Skin Cancer Removals

Skin cancer is the most common cancer in the United States, affecting more than one million people every year. One in five Americans will develop skin cancer during their lifetime.

The vast majority of skin cancers are non-melanoma type (including basal cell carcinoma and squamous cell carcinoma) and melanoma type. If caught early, skin cancer cure rates are high. However, people who have had skin cancer are at a higher risk of developing a new skin cancer within the first five years of diagnosis.

There are several treatment options depending on the type of skin cancer, subtype, size, and location. Protocols are determined by the best outcome for the patient. Common treatment options include:


  • Surgical Excision— Following a biopsy were a small piece of the lesion is removed and examined under a microscope, the remaining tumor is surgically excised with margins (a few millimeters of extra skin) and sutured for proper closure.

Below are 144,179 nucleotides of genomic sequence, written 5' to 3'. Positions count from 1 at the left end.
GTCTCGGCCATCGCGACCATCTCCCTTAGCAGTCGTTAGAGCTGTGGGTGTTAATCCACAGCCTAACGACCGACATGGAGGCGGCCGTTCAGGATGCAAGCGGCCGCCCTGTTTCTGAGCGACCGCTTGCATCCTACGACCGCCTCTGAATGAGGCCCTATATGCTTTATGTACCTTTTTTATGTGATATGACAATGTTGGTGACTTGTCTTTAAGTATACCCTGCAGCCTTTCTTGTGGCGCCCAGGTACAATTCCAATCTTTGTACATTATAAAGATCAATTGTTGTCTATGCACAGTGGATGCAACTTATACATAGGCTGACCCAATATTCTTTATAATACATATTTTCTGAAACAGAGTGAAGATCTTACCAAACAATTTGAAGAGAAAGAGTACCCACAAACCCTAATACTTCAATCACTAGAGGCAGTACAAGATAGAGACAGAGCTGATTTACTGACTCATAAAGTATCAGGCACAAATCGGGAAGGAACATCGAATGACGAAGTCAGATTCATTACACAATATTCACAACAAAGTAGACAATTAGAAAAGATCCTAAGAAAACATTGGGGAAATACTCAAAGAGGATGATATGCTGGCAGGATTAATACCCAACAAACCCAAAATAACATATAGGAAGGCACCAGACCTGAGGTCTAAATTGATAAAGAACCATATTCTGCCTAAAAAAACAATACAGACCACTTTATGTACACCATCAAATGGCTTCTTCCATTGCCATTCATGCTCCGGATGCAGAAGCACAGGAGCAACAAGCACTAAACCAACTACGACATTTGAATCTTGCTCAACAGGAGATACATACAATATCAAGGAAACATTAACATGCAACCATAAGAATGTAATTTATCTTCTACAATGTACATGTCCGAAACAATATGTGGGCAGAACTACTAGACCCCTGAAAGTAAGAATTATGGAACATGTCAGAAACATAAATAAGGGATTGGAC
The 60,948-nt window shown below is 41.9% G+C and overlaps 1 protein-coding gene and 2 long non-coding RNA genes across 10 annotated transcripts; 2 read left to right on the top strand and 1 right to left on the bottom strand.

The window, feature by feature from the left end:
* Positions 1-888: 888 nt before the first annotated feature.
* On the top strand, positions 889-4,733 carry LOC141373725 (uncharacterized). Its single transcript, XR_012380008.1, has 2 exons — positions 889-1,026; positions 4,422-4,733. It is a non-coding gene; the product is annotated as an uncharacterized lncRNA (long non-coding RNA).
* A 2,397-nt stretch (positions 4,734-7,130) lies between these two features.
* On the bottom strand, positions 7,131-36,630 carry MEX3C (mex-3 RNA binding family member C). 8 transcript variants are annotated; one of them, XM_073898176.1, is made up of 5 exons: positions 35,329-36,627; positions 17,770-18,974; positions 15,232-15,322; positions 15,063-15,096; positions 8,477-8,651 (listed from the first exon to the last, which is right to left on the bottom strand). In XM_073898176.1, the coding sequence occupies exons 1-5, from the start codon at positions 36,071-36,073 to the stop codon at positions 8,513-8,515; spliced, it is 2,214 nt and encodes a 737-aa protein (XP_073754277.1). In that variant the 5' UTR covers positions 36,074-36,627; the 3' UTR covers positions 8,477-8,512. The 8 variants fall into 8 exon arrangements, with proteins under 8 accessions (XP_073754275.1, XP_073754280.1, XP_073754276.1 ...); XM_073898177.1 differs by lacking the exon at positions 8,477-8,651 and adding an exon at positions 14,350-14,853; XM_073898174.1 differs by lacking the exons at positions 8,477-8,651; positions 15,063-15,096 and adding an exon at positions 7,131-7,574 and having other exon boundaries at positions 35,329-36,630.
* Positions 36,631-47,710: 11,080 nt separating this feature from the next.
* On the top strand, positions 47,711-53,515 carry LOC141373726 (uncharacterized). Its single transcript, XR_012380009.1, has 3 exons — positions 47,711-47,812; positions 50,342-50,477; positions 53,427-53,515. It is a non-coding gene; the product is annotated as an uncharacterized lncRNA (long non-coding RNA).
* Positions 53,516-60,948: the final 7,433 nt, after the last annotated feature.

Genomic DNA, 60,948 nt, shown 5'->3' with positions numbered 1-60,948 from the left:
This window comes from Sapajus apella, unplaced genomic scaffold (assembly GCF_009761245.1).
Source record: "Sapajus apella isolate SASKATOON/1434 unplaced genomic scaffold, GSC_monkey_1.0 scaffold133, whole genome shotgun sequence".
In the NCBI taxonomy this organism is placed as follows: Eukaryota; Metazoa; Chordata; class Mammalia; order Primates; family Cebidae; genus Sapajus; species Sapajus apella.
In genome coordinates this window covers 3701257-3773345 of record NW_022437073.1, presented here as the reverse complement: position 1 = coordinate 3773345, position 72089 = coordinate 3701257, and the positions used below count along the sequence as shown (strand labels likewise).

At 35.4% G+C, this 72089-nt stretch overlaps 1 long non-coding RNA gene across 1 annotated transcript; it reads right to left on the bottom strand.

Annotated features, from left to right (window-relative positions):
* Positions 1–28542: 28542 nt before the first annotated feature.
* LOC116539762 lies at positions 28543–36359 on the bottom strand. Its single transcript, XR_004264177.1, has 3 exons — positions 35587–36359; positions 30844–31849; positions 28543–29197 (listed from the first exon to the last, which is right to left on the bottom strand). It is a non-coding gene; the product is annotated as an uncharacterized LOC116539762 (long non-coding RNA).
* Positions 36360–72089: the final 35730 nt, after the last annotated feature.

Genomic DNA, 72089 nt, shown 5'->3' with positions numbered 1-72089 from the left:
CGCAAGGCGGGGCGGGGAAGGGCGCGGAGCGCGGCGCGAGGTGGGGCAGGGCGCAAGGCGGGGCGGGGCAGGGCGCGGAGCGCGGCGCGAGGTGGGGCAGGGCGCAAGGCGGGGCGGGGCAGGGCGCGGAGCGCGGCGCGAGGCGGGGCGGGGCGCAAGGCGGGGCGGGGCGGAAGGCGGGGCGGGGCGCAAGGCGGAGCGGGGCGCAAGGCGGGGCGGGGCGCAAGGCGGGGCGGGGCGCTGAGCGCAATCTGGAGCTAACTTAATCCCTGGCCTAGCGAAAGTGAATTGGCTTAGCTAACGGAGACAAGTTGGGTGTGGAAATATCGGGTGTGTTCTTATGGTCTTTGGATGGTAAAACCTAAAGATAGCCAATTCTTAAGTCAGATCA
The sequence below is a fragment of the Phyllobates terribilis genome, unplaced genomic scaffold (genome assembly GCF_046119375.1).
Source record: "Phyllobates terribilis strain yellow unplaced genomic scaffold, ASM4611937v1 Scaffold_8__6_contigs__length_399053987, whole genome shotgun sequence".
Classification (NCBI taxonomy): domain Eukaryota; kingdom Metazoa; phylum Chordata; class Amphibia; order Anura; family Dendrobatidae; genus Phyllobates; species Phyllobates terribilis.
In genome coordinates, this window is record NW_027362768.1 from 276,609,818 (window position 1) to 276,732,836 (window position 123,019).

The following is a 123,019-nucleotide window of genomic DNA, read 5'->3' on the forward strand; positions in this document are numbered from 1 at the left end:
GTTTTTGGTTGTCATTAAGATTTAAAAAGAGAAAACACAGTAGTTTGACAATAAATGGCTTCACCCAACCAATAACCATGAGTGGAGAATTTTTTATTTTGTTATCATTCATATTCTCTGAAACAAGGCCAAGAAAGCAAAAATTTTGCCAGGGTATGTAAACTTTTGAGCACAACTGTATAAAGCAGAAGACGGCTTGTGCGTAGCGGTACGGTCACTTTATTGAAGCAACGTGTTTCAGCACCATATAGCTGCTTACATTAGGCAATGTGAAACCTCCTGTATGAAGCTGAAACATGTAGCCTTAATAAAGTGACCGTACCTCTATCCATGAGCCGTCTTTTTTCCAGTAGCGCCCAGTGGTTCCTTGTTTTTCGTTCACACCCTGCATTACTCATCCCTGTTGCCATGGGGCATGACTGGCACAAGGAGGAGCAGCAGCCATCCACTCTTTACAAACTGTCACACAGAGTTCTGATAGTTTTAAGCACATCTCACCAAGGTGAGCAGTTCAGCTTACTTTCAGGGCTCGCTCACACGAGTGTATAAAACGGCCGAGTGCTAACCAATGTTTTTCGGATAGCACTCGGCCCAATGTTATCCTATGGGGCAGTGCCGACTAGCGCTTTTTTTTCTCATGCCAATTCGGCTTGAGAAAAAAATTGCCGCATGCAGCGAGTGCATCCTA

• Mohs Micrographic Surgery — A specialized technique following skin biopsy were the removal of cancerous tissue is combined with microscopic review while the surgery takes place. By mapping the diseased tissue layer by layer, less healthy skin is removed. This is appropriate for cancers in cosmetically sensitive areas that meet size-criteria.
  • Curettage and Desiccation— This treatment involves using a small metal instrument (called a curette) to scrape out the tumor along with an application of an electric current into the tissue to kill off any remaining cancer cells. This technique is easily performed in the office but may leave a larger scar than surgical excision.
  • Prescription Medicated Creams— At times superficial non-melanoma type skin cancers or pre-cancers may be responsive to creams that stimulate the body’s natural immune system over the course of weeks.


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